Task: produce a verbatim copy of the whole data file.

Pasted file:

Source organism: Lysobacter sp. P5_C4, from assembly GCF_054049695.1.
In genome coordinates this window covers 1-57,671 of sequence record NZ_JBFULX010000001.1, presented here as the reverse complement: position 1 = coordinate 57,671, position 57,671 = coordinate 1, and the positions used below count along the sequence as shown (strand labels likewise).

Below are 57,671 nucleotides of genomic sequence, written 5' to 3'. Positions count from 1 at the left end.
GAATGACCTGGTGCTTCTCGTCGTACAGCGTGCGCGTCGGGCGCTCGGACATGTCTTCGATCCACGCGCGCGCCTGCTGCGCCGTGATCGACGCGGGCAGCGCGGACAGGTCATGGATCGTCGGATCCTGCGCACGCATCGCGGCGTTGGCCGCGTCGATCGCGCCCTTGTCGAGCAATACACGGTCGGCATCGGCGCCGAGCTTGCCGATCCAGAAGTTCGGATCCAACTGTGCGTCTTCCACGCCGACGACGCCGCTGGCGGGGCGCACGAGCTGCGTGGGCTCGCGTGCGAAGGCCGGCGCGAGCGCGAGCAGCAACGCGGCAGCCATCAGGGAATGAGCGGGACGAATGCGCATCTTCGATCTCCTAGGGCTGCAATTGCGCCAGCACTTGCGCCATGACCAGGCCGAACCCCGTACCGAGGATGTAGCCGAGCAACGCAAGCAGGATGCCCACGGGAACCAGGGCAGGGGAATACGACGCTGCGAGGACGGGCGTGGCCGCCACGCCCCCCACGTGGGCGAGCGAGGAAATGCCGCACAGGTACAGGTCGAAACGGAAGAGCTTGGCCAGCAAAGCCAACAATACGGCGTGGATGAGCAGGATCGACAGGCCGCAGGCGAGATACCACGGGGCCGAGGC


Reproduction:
Source organism: Lysobacter sp. P5_C4, from assembly GCF_054049695.1.
In genome coordinates this window covers 1-57,671 of sequence record NZ_JBFULX010000001.1, presented here as the reverse complement: position 1 = coordinate 57,671, position 57,671 = coordinate 1, and the positions used below count along the sequence as shown (strand labels likewise).

Below are 57,671 nucleotides of genomic sequence, written 5' to 3'. Positions count from 1 at the left end.
GAATGACCTGGTGCTTCTCGTCGTACAGCGTGCGCGTCGGGCGCTCGGACATGTCTTCGATCCACGCGCGCGCCTGCTGCGCCGTGATCGACGCGGGCAGCGCGGACAGGTCATGGATCGTCGGATCCTGCGCACGCATCGCGGCGTTGGCCGCGTCGATCGCGCCCTTGTCGAGCAATACACGGTCGGCATCGGCGCCGAGCTTGCCGATCCAGAAGTTCGGATCCAACTGTGCGTCTTCCACGCCGACGACGCCGCTGGCGGGGCGCACGAGCTGCGTGGGCTCGCGTGCGAAGGCCGGCGCGAGCGCGAGCAGCAACGCGGCAGCCATCAGGGAATGAGCGGGACGAATGCGCATCTTCGATCTCCTAGGGCTGCAATTGCGCCAGCACTTGCGCCATGACCAGGCCGAACCCCGTACCGAGGATGTAGCCGAGCAACGCAAGCAGGATGCCCACGGGAACCAGGGCAGGGGAATACGACGCTGCGAGGACGGGCGTGGCCGCCACGCCCCCCACGTGGGCGAGCGAGGAAATGCCGCACAGGTACAGGTCGAAACGGAAGAGCTTGGCCAGCAAAGCCAACAATACGGCGTGGATGAGCAGGATCGACAGGCCGCAGGCGAGATACCACGGGGCCGAGGC